Pull up the stakes and go!

The world is wide, and we are young,
And sounding marches beat,
And passion pipes her sweetest call
In lane and field and street;
So rouse the chorus, brothers all,
We’ll something have to show
When Death comes round and strikes our tent
Pull up the stakes and go!

“The Wandering Bard” by Thomas Moore

What life like that of the bard can be–
The wandering bard, who roams as free
As the mountain lark that o’er him sings,
And, like that lark, a music brings
Within him, where’er he comes or goes,–
A fount that for ever flows!
The world’s to him like some playground,
Where fairies dance their moonlight round;–
If dimmed the turf where late they trod,
The elves but seek some greener sod;
So, when less bright his scene of glee,
To another away flies he!

Oh, what would have been young Beauty’s doom,
Without a bard to fix her bloom?
They tell us, in the moon’s bright round,
Things lost in this dark world are found;
So charms, on earth long past and gone,
In the poet’s lay live on.–
Would ye have smiles that ne’er grow dim?
You’ve only to give them all to him.
Who, with but a touch of Fancy’s wand,
Can lend them life, this life beyond,
And fix them high, in Poesy’s sky,–
Young stars that never die!

Then, welcome the bard where’er he comes,–
For, tho’ he hath countless airy homes,
To which his wing excursive roves,
Yet still, from time to time, he loves
To light upon earth and find such cheer
As brightens our banquet here.
No matter how far, how fleet he flies,
You’ve only to light up kind young eyes,
Such signal-fires as here are given,–
And down he’ll drop from Fancy’s heaven,
The minute such call to love or mirth
Proclaims he’s wanting on earth!

incredible cute sea princess walks through a red fairy forest alone, a magic fairy in a green turquoise dress, a cute dark-haired nymph like a magic flower, a lady on a secret path, creative colors

“The Wandering Bard” by Thomas Moore

What life like that of the bard can be–
The wandering bard, who roams as free
As the mountain lark that o’er him sings,
And, like that lark, a music brings
Within him, where’er he comes or goes,–
A fount that for ever flows!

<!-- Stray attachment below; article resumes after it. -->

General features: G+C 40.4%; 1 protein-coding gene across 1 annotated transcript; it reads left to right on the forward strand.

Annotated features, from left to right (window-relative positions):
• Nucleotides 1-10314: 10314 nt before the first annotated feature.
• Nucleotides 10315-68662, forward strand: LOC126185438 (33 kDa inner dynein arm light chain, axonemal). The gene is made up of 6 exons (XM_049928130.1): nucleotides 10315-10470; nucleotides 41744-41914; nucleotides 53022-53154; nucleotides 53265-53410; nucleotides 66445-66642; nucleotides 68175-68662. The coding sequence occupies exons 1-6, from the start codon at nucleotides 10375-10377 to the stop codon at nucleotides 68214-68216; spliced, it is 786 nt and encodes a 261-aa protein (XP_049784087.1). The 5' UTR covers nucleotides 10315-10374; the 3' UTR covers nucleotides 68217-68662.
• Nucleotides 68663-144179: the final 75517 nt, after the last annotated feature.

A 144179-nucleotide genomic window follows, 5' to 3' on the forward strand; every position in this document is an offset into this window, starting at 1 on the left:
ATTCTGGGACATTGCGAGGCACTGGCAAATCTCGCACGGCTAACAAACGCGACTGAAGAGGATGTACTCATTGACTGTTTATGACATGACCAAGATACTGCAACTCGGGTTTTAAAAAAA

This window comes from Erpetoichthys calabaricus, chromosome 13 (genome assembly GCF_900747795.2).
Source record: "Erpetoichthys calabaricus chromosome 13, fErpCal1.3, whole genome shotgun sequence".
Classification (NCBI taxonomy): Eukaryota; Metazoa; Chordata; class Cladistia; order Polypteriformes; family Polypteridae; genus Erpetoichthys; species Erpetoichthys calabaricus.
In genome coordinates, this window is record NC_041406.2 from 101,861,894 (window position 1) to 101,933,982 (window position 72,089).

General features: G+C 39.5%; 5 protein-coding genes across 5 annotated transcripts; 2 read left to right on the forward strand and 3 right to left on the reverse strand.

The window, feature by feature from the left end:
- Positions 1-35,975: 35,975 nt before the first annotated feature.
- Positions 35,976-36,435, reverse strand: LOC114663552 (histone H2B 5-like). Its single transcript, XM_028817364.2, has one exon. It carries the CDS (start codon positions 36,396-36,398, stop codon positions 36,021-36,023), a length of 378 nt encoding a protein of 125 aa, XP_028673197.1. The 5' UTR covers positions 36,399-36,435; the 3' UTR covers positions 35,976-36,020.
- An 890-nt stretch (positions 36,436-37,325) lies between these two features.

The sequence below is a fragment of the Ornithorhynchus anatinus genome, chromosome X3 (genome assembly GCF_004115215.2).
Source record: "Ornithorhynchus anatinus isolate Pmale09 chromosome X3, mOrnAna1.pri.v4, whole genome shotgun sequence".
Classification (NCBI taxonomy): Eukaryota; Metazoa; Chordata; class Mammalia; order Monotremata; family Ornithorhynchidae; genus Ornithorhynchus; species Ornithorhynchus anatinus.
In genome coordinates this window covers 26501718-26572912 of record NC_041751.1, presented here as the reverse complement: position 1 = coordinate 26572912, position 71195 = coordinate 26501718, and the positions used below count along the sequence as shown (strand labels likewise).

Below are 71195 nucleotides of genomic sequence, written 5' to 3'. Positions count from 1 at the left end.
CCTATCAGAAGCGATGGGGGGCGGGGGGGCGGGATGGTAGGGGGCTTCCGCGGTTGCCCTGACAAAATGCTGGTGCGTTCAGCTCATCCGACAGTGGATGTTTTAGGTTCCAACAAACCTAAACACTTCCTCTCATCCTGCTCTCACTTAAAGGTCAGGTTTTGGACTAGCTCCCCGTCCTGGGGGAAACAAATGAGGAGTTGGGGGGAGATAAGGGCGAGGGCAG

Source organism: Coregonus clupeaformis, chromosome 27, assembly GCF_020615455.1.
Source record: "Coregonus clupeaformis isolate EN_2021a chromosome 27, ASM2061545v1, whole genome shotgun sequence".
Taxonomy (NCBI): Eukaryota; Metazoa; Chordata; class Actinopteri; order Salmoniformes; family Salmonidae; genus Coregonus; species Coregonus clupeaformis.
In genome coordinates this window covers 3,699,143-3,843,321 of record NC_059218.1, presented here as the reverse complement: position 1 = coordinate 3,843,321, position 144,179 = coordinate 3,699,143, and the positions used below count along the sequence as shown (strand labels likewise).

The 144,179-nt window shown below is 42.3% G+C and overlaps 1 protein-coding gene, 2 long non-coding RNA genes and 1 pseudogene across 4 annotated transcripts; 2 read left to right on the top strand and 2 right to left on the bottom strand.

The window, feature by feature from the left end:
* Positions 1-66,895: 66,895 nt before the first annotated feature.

The world’s to him like some playground,
Where fairies dance their moonlight round;–
If dimmed the turf where late they trod,
The elves but seek some greener sod;
So, when less bright his scene of glee,
To another away flies he!

Oh, what would have been young Beauty’s doom,
Without a bard to fix her bloom?
They tell us, in the moon’s bright round,
Things lost in this dark world are found;
So charms, on earth long past and gone,
In the poet’s lay live on.–
Would ye have smiles that ne’er grow dim?
You’ve only to give them all to him.
Who, with but a touch of Fancy’s wand,
Can lend them life, this life beyond,
And fix them high, in Poesy’s sky,–
Young stars that never die!

Then, welcome the bard where’er he comes,–
For, tho’ he hath countless airy homes,
To which his wing excursive roves,
Yet still, from time to time, he loves
To light upon earth and find such cheer
As brightens our banquet here.
No matter how far, how fleet he flies,
You’ve only to light up kind young eyes,
Such signal-fires as here are given,–
And down he’ll drop from Fancy’s heaven,
The minute such call to love or mirth
Proclaims he’s wanting on earth!

“The Wanderlust” by Robert William Service

The Wanderlust has lured me to the seven lonely seas,
Has dumped me on the tailing-piles of dearth;
The Wanderlust has haled me from the morris chairs of ease,
Has hurled me to the ends of all the earth.
How bitterly I’ve cursed it, oh, the Painted Desert knows,
The wraithlike heights that hug the pallid plain,
The all-but-fluid silence, – yet the longing grows and grows,
And I’ve got to glut the Wanderlust again.

Soldier, sailor, in what a plight I’ve been!
Tinker, tailor, oh what a sight I’ve seen!
And I’m hitting the trail in the morning, boys,
And you won’t see my heels for dust;
For it’s “all day” with you
When you answer the cue
Of the Wan-der-lust.

The Wanderlust has got me . . . by the belly-aching fire,
By the fever and the freezing and the pain;
By the darkness that just drowns you, by the wail of home desire,
I’ve tried to break the spell of it – in vain.
Life might have been a feast for me, now there are only crumbs;
In rags and tatters, beggar-wise I sit;
Yet there’s no rest or peace for me, imperious it drums,
The Wanderlust, and I must follow it.

Highway, by-way, many a mile I’ve done;
Rare way, fair way, many a height I’ve won;
But I’m pulling my freight in the morning, boys,
And it’s over the hills or bust;
For there’s never a cure
When you list to the lure
Of the Wan-der-lust.

The Wanderlust has taught me . . . it has whispered to my heart Things all you stay-at-homes will never know.
The white man and the savage are but three short days apart,
Three days of cursing, crawling, doubt and woe.
Then it’s down to chewing muclucs, to the water you can EAT,
To fish you bolt with nose held in your hand.
When you get right down to cases, it’s King’s Grub that rules the races,
And the Wanderlust will help you understand.

Haunting, taunting, that is the spell of it;
Mocking, baulking, that is the hell of it;
But I’ll shoulder my pack in the morning, boys,
And I’m going because I must;
For it’s so-long to all
When you answer the call
Of the Wan-der-lust.

The Wanderlust has blest me . . . in a ragged blanket curled,
I’ve watched the gulf of Heaven foam with stars;
I’ve walked with eyes wide open to the wonder of the world,
I’ve seen God’s flood of glory burst its bars.
I’ve seen the gold a-blinding in the riffles of the sky,
Till I fancied me a bloated plutocrat;
But I’m freedom’s happy bond-slave, and I will be till I die,
And I’ve got to thank the Wanderlust for that.

Wild heart, child heart, all of the world your home.
Glad heart, mad heart, what can you do but roam?
Oh, I’ll beat it once more in the morning, boys,
With a pinch of tea and a crust;
For you cannot deny
When you hark to the cry
Of the Wan-der-lust.

The Wanderlust will claim me at the finish for its own.
I’ll turn my back on men and face the Pole.